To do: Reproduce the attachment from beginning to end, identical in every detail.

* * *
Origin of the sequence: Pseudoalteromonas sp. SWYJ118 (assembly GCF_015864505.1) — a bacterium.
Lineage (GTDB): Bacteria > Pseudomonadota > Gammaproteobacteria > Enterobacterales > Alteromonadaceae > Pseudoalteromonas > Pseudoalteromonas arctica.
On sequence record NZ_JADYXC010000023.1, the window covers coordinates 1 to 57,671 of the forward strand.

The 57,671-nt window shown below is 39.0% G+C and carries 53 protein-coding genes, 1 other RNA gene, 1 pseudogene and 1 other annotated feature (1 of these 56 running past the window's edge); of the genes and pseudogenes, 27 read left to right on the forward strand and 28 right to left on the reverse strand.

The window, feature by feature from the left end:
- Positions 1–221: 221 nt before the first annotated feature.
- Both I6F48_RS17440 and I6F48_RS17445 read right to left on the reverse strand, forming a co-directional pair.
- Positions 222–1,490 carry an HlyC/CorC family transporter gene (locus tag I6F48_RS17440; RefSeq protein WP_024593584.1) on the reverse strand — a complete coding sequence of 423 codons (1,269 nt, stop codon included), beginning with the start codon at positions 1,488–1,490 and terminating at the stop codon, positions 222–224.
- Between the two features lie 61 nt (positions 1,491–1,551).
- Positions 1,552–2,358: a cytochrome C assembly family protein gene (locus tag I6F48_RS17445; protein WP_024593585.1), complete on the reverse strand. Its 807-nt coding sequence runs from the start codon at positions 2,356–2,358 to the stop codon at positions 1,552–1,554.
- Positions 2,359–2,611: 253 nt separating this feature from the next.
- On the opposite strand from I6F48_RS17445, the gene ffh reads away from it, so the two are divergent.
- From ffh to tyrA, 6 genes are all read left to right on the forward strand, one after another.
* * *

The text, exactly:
Origin of the sequence: Pseudoalteromonas sp. SWYJ118 (assembly GCF_015864505.1) — a bacterium.
Lineage (GTDB): Bacteria > Pseudomonadota > Gammaproteobacteria > Enterobacterales > Alteromonadaceae > Pseudoalteromonas > Pseudoalteromonas arctica.
On sequence record NZ_JADYXC010000023.1, the window covers coordinates 1 to 57,671 of the forward strand.

The 57,671-nt window shown below is 39.0% G+C and carries 53 protein-coding genes, 1 other RNA gene, 1 pseudogene and 1 other annotated feature (1 of these 56 running past the window's edge); of the genes and pseudogenes, 27 read left to right on the forward strand and 28 right to left on the reverse strand.

The window, feature by feature from the left end:
- Positions 1–221: 221 nt before the first annotated feature.
- Both I6F48_RS17440 and I6F48_RS17445 read right to left on the reverse strand, forming a co-directional pair.
- Positions 222–1,490 carry an HlyC/CorC family transporter gene (locus tag I6F48_RS17440; RefSeq protein WP_024593584.1) on the reverse strand — a complete coding sequence of 423 codons (1,269 nt, stop codon included), beginning with the start codon at positions 1,488–1,490 and terminating at the stop codon, positions 222–224.
- Between the two features lie 61 nt (positions 1,491–1,551).
- Positions 1,552–2,358: a cytochrome C assembly family protein gene (locus tag I6F48_RS17445; protein WP_024593585.1), complete on the reverse strand. Its 807-nt coding sequence runs from the start codon at positions 2,356–2,358 to the stop codon at positions 1,552–1,554.
- Positions 2,359–2,611: 253 nt separating this feature from the next.
- On the opposite strand from I6F48_RS17445, the gene ffh reads away from it, so the two are divergent.
- From ffh to tyrA, 6 genes are all read left to right on the forward strand, one after another.